But what may turn out to be even more explosive in the theatre where America's longest war is being waged is the revelation that the CIA is running a 3,000-strong Afghan army to carry out clandestine operations in not just Afghanistan, but more importantly over the border in Pakistan. The idea that an Afghan army is fighting al Qaeda and Taliban militants inside Pakistan is not something that Islamabad can tolerate easily. Or at least the public disclosure of it.

from Pakistan: Now or Never?:

Pakistan, India and the value of democracy

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gilani kayaniOf the many comments I heard in Pakistan, one question particularly flummoxed me. Was democracy really the right system for South Asia?  It came, unsurprisingly, from someone sympathetic to the military, and was couched in a comparison between Pakistan and India.

What had India achieved, he asked, with its long years of near-uninterrupted democracy, to reduce the gap between rich and poor?  What of the Maoist rebellion eating away at its heartland? Its desperate poverty? The human rights abuses from Kashmir to Manipur, when Indian forces were called in to quell separatist revolts? Maybe, he said, democracy was just not suited to countries like India and Pakistan.

from Andrew Marshall:

Risks to watch in Asia: Country guides

For Reuters analysis of risks to watch in Asian countries, kept updated in real time and with graphics and video, click on the links below.

AustraliaChinaIndiaIndonesia/

JapanMalaysiaMongoliaNew Zealand

PakistanPhilippinesSingapore/South Korea

Sri LankaTaiwanThailandVietnam

from Pakistan: Now or Never?:

Giving a voice to Pakistan’s flood victims

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charpoyIf you were to give the flood victims in Pakistan a voice, they would tell you that they need seeds to replant the crops destroyed by the water and enough emergency relief to tide them through the winter. After that the land, newly fertilised by the floods, could yield bumper crops in the years ahead.

The children would tell you that the floods hit so powerfully that the memory of feeling in panic while loudspeakers broadcast warnings from the mosques will be forever etched on their minds. They don't blame the government for a disaster so big that not even in the tales of their ancestors had they heard stories of such floods. They just want enough help to rebuild their homes so they don't have to sleep in half-destroyed buildings with sunken floors, worrying about them collapsing on top of them in the night.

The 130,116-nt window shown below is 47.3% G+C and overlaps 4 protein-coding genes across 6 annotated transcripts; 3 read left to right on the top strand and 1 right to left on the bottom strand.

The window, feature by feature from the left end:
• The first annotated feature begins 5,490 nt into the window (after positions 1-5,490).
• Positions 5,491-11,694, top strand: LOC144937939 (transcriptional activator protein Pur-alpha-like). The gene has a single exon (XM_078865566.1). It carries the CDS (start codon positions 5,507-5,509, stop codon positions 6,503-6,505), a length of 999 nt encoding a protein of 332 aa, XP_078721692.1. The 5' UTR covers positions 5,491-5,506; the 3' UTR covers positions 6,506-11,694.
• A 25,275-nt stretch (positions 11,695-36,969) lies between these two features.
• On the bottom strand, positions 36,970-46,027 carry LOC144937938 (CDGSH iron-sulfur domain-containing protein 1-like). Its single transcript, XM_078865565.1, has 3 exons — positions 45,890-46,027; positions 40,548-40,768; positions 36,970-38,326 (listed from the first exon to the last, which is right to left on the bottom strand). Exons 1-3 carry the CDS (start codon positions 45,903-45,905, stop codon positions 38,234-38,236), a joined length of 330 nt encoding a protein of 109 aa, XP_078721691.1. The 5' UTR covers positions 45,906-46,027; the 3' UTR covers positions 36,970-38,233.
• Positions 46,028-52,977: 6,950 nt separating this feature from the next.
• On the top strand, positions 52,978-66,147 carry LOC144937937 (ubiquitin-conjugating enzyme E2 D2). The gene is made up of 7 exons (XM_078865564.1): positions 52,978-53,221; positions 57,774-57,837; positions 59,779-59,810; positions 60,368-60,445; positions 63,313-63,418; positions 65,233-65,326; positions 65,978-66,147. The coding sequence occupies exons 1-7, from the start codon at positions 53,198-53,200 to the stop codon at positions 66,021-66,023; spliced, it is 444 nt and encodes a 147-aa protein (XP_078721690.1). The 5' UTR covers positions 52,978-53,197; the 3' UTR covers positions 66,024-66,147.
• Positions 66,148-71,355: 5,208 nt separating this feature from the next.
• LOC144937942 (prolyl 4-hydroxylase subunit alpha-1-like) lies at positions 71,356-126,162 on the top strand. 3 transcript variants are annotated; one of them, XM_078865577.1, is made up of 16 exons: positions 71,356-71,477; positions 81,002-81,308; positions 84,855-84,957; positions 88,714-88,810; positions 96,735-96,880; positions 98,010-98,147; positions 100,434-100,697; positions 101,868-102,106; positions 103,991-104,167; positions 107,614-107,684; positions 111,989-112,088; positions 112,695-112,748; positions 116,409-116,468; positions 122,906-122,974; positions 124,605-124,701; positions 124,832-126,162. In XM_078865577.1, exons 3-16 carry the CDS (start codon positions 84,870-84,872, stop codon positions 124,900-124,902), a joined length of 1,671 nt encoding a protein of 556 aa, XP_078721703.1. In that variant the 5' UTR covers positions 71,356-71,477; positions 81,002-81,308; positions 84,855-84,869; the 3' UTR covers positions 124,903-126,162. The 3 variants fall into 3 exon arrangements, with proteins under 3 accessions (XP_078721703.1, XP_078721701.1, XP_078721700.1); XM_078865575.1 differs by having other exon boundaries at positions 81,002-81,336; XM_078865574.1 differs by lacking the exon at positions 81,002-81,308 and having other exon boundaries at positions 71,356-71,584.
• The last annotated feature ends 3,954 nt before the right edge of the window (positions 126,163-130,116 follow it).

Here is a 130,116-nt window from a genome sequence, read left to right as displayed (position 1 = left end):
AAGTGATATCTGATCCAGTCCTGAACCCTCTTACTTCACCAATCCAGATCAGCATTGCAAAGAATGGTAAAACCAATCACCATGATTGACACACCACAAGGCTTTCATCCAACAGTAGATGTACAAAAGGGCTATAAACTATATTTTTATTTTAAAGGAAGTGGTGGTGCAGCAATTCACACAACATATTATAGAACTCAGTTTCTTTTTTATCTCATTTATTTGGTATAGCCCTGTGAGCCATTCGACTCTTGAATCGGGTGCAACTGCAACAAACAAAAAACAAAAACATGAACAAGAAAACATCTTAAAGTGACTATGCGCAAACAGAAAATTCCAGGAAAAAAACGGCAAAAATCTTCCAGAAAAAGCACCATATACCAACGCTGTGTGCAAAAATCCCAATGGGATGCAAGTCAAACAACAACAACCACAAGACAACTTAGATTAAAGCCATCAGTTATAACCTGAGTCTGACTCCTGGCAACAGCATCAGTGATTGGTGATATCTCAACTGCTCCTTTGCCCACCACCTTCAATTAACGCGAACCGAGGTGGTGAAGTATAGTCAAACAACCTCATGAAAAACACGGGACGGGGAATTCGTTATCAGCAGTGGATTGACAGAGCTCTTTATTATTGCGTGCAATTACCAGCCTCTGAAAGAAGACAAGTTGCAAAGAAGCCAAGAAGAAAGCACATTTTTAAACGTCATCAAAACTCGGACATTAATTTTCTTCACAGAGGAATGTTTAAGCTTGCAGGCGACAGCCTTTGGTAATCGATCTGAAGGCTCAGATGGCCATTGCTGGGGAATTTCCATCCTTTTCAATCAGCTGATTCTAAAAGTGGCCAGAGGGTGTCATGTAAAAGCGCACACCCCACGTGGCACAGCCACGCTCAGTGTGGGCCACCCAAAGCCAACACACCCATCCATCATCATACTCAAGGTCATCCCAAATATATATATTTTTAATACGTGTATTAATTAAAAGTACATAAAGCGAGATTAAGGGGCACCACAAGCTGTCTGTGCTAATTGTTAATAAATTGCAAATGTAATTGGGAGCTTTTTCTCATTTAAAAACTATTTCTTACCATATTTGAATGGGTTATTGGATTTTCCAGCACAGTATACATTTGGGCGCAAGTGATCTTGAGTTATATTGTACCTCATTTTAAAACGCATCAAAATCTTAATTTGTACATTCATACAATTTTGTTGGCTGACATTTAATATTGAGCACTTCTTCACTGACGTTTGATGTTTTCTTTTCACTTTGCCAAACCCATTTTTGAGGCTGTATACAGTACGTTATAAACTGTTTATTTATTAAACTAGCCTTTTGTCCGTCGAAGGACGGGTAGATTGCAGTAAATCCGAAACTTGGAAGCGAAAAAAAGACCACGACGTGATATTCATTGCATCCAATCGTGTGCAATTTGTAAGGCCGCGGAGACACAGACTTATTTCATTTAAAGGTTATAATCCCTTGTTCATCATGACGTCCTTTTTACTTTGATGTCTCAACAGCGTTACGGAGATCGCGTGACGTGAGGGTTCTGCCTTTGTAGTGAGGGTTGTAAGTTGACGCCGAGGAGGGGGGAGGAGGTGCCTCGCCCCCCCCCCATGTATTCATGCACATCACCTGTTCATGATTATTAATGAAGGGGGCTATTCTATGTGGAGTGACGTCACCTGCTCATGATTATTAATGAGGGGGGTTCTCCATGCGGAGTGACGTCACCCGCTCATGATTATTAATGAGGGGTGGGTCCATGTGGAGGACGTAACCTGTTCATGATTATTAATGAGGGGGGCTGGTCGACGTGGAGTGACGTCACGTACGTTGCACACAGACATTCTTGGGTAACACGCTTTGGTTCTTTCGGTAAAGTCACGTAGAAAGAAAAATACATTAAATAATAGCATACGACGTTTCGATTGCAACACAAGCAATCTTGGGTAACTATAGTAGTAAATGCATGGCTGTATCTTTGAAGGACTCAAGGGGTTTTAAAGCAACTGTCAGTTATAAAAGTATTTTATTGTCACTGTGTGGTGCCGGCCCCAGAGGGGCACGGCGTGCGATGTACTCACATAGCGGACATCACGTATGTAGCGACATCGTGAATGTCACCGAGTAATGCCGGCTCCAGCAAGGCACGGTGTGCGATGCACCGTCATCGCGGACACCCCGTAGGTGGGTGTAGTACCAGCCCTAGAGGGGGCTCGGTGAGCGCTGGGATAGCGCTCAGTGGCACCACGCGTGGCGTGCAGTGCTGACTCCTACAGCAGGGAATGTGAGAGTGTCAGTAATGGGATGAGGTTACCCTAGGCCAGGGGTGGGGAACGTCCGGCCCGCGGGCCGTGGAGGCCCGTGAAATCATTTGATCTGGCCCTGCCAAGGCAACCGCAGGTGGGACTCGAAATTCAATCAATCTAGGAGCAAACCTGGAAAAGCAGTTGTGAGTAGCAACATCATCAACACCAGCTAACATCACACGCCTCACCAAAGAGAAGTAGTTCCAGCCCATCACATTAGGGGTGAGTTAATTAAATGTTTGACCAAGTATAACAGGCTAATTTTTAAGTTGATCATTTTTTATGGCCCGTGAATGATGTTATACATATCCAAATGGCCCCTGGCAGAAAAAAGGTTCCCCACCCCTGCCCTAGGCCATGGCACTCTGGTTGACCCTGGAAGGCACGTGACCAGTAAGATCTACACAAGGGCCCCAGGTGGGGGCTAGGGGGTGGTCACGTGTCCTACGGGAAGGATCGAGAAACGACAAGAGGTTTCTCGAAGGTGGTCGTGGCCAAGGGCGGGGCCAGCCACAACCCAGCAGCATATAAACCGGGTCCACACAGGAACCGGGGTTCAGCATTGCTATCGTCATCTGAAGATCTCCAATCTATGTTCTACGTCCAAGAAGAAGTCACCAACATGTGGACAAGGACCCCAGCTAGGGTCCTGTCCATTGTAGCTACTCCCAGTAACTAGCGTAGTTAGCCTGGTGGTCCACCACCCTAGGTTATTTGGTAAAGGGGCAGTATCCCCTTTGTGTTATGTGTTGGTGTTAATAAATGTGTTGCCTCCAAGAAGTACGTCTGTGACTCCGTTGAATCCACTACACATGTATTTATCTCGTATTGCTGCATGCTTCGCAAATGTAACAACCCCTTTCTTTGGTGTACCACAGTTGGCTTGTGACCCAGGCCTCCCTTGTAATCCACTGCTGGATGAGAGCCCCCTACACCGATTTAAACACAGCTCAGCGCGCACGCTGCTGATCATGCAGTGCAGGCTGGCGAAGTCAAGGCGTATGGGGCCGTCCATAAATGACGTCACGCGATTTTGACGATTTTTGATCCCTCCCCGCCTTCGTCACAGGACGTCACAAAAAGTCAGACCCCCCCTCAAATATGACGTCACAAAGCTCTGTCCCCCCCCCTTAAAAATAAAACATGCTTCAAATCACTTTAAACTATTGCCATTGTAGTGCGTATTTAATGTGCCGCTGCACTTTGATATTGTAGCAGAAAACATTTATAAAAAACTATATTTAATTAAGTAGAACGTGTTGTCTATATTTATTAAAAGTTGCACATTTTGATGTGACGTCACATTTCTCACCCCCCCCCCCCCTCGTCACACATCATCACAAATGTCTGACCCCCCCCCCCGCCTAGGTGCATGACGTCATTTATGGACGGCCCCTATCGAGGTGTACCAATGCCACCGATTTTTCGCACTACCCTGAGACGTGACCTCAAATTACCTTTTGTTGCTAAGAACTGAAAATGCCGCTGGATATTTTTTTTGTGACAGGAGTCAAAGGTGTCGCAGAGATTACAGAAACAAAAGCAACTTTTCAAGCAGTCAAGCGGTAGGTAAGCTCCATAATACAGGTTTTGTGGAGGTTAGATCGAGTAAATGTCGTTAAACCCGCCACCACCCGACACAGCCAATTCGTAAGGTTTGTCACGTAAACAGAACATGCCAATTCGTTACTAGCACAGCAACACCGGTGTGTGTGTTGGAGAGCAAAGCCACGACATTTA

from Pakistan: Now or Never?:

Pakistan-India; a $5 million downpayment on a peace initiative

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tentsHistorical parallels can be misleading, so I am a little bit wary of reading too much into a comparison between the devastating cyclone which hit then East Pakistan in 1970 and the current floods in Pakistan. But on the surface the similarities are there.

In 1970, the Pakistani government was criticised for not doing enough to help the victims of the Bhola cyclone, exacerbating tensions between the western and eastern wings of the country ahead of a civil war in which East Pakistan broke away to become Bangladesh. In 2010, the Pakistani government has been criticised for not doing enough to help the victims of the floods; potentially exacerbating tensions between the ruling elite and the poor -- usually the first to suffer in a natural disaster. At the same time the country is fighting what is effectively a civil war against Islamist militants, for whom poverty and alienation provide a fertile breeding ground.

from Pakistan: Now or Never?:

Helping Pakistan; not if, but how

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morefloodsOutside President Asif Ali Zardari's political rally in Birmingham last weekend, I chatted to a middle-aged woman passing by about the floods in Pakistan. "I have every sympathy for Pakistan and the Pakistanis, but he is not helping them much, is he?" she said. Another woman asked me to explain why it was that the  protesters were not focused on the floods but demonstrating "about all sorts".  Inside the rally, a young British Pakistani who had recently returned from a visit to his family home in Kashmir complained about negative stereotyping in the media of Pakistan that had reduced a country of some 170 million people to "a terrorist threat".

If there is a common thread to the relatively slow western response to one of the worst catastrophes in Pakistan's history, it is a sense of confusion, not about whether to help, but how to help. That, and the dehumanising impact of stereotypes - corrupt politicians, angry bearded protesters, suicide bombers to name but a few -- that obscure the impact of the floods on the very real people - 14 million of them - affected by the disaster.